By Penny Spiller
BBC News website
Ten years ago this weekend, Chris Patten's job as governor of Hong Kong came to an end - and with it 150 years of British rule.
The British flag came down over Hong Kong on 30 June 1997
Amid a tropical downpour, Mr Patten, along with the Prince of Wales, new Prime Minister Tony Blair and other dignitaries, saw the British flag lowered in the territory for the last time on 30 June 1997.
It was an emotional moment, says the former governor who was made a Lord in 2004. Both he and his family had come to love Hong Kong during their five years there. He still calls it the best job he ever had.
Lord Patten had insisted upon a ceremony of some pomp, rather than a more functional handover in the city hall that had initially been favoured by the Chinese.
HONG KONG: TEN YEARS ON
This week, BBC News is taking an in-depth look at the territory, 10 years after it was handed over from British to Chinese rule. Stories include: democracy, pollution and what happened to the British.
"I felt there should be a proper farewell in order to demonstrate to the world that Hong Kong, a free city, was seeing transfer of its sovereignty to an authoritarian government," he said.
He was not alone in wondering what the future would hold for Hong Kong post 1997, and his intention, he said, was to remind the international community to keep an eye on what happened in the territory in the ensuing years.
In his farewell speech, he not only alluded to the previous century and events that led to British rule of Hong Kong - the Opium Wars that "none of us would wish or seek to condone" - but also to China's poor human rights record.
"We might note that most of those who live in Hong Kong now do so because of events in our own century which would today have few defenders," he said.
Lord Patten says today that his fears then, that Hong Kong would simply be subsumed by China, have proved largely unfounded.
Hong Kong is a Chinese city with the best of the West, Lord Patten says
"My worst fear about Hong Kong was that it would become China's richest city. But I think it's managed to remain a Chinese city that encompasses the best attributes of the West. It's retained its character," he said.
"Hong Kong remains a free and open society - with a rule of law, a judicial system and freedom of speech and of religion."
He described one or two decisions made by the Chinese authorities - including Beijing's ultimately aborted attempt to write an anti-subversion clause into Hong Kong's mini constitution that drew huge protests - as "unfortunate and ill-judged".
"But by and large, the Hong Kong people have been left to get on with things," he added. "I'm only sorry that there's been no further democratic development since."
Lord Patten jokes that the last governor of Hong Kong was "slightly improbably" chosen by the citizens of Bath - who voted him out as their MP in the 1992 general election.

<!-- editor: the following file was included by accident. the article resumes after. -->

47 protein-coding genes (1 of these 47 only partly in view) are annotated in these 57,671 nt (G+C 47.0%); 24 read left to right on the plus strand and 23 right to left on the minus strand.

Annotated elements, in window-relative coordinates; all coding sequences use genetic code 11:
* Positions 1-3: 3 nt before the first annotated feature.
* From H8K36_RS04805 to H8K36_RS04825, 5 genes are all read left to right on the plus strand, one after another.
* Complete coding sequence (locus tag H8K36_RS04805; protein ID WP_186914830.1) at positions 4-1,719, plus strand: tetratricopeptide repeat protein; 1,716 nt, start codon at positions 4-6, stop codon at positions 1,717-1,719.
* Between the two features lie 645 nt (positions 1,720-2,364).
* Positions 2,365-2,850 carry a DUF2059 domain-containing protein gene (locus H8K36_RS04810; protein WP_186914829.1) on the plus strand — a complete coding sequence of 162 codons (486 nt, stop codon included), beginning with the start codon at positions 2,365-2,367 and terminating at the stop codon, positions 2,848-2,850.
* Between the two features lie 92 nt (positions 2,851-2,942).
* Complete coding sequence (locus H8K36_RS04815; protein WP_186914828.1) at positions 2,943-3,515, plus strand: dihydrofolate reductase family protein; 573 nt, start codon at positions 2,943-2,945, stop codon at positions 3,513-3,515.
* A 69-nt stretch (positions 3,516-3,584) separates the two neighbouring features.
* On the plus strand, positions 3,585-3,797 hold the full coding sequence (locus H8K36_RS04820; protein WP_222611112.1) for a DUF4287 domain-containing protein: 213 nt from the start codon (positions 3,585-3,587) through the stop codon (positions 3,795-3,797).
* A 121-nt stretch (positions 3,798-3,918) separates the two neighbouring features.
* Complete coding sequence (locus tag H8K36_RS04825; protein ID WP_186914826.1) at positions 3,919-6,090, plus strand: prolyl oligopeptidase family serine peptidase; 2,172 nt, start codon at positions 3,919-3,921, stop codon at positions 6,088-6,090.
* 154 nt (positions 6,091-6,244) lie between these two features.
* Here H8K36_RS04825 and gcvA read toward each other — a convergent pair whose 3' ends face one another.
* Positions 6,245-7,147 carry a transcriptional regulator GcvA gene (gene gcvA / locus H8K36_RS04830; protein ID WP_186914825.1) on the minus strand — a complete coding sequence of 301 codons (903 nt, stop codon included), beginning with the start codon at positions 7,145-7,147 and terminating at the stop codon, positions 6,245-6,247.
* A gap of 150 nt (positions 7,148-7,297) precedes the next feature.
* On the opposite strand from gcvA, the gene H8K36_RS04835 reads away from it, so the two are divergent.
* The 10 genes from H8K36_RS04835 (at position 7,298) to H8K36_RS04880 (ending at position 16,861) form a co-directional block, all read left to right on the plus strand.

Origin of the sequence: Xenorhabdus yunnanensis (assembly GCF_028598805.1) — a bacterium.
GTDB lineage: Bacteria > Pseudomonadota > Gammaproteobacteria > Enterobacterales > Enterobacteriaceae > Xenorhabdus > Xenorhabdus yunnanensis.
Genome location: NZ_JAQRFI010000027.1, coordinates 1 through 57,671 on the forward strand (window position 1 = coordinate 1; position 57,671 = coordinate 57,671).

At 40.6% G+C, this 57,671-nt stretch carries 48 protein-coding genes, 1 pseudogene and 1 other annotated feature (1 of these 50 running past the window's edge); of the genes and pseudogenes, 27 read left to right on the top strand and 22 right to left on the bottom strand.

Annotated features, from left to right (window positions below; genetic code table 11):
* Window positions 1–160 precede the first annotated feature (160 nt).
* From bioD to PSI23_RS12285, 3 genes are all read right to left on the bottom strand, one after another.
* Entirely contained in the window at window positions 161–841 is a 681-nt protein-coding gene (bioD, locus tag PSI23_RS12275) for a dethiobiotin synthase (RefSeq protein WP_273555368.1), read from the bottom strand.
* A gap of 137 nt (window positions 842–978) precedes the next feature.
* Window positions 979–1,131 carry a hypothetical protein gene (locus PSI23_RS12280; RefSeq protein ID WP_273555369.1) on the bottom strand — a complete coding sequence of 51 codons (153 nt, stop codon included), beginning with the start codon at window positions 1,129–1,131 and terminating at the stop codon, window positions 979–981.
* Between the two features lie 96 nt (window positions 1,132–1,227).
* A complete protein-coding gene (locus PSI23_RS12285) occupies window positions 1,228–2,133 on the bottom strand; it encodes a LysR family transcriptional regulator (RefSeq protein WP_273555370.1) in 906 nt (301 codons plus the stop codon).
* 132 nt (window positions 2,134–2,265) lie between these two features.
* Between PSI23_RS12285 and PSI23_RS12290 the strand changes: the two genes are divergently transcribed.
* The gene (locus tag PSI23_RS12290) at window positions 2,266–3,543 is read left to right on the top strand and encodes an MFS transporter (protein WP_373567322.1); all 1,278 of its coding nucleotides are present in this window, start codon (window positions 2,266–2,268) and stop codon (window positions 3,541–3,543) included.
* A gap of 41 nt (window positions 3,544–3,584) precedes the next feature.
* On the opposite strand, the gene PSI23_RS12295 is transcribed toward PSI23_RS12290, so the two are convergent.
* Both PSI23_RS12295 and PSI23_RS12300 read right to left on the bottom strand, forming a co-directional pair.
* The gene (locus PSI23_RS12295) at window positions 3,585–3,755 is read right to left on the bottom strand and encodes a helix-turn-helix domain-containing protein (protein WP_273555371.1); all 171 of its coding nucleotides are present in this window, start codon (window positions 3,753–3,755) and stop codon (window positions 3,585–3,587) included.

Until that point he had been a rising star in the British Conservative government, holding the position of party chairman until he lost his seat.
The newly-re-elected prime minister, John Major, decided to break with tradition by offering the last governorship of Hong Kong to a politician rather than a diplomat.
Lord Patten quickly proved to be a very different type of governor - carrying out tours of the territory, holding regular question and answer sessions, and opening up Government House for concerts and charity events.
His main aim when he arrived in 1992 was to further democracy in the territory - as, he says, was promised when the handover agreement known as the Joint Declaration was signed with China in 1984.
"By the time I came, there were still a lot of issues of democratic development that needed to be resolved," he said.
He set about making government more open and accountable, and changed the electoral process to allow more people to vote in the 1995 elections for the legislative council, the last such elections before handover.
Lord Patten said he "tried to work within the grounds of the 1984 agreement", but his reforms angered China, and some in Britain, who felt it was rather late in the day to start introducing democracy when little attempt had been made in the past.
Tensions with China remained until handover day, and some of his reforms were in effect reversed after 1997.
But Lord Patten has no regrets. "I believe the reforms we introduced ensured that the Chinese were on their best behaviour after 1997, and also helped to develop a strong sense of citizenship in Hong Kong. So I think they were a help.
"If I have any regrets, it's that we spent so long negotiating with one or two Chinese officials who were never going to give any ground. We wasted a year or so on that."
His relations with the Chinese government have improved since then, and Lord Patten speaks positively about the role China has to play in the world.
"I always believed China's success was useful for the rest of us, and I do not think it poses the threat some think it does," he said.
As for Hong Kong, the man who was affectionately known as "Fatty Pang" (Pang being the Chinese transliteration of Patten) says he has returned several times in the past 10 years and gets a reception "rather like an ageing rock star".
He says he would like to see Beijing introduce universal suffrage in Hong Kong, allowing people the right to choose their own government.
"Hong Kong has many of the institutions and attributes of a liberal society, all except for the ability to vote".
The last British Governor of Hong Kong, Lord Patten presents Hong Kong Night, a look back at the handover, 1800 BST - Midnight, Sun 1 July, BBC Parliament.